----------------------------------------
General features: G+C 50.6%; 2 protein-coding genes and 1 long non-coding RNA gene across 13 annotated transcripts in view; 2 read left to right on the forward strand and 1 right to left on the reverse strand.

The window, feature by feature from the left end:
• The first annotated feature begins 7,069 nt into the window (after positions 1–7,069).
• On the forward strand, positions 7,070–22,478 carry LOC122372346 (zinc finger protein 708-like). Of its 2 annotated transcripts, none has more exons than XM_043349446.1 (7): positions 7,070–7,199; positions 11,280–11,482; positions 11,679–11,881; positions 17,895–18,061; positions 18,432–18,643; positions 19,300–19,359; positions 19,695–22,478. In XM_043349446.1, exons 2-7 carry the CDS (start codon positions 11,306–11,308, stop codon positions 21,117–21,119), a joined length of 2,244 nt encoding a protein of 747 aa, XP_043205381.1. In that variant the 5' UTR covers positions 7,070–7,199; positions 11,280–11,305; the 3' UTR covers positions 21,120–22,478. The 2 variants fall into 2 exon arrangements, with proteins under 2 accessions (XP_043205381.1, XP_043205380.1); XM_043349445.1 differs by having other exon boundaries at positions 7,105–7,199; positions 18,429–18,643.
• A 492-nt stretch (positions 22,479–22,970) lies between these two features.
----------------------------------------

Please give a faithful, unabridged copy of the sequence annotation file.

General features: G+C 50.6%; 2 protein-coding genes and 1 long non-coding RNA gene across 13 annotated transcripts in view; 2 read left to right on the forward strand and 1 right to left on the reverse strand.

The window, feature by feature from the left end:
• The first annotated feature begins 7,069 nt into the window (after positions 1–7,069).
• On the forward strand, positions 7,070–22,478 carry LOC122372346 (zinc finger protein 708-like). Of its 2 annotated transcripts, none has more exons than XM_043349446.1 (7): positions 7,070–7,199; positions 11,280–11,482; positions 11,679–11,881; positions 17,895–18,061; positions 18,432–18,643; positions 19,300–19,359; positions 19,695–22,478. In XM_043349446.1, exons 2-7 carry the CDS (start codon positions 11,306–11,308, stop codon positions 21,117–21,119), a joined length of 2,244 nt encoding a protein of 747 aa, XP_043205381.1. In that variant the 5' UTR covers positions 7,070–7,199; positions 11,280–11,305; the 3' UTR covers positions 21,120–22,478. The 2 variants fall into 2 exon arrangements, with proteins under 2 accessions (XP_043205381.1, XP_043205380.1); XM_043349445.1 differs by having other exon boundaries at positions 7,105–7,199; positions 18,429–18,643.
• A 492-nt stretch (positions 22,479–22,970) lies between these two features.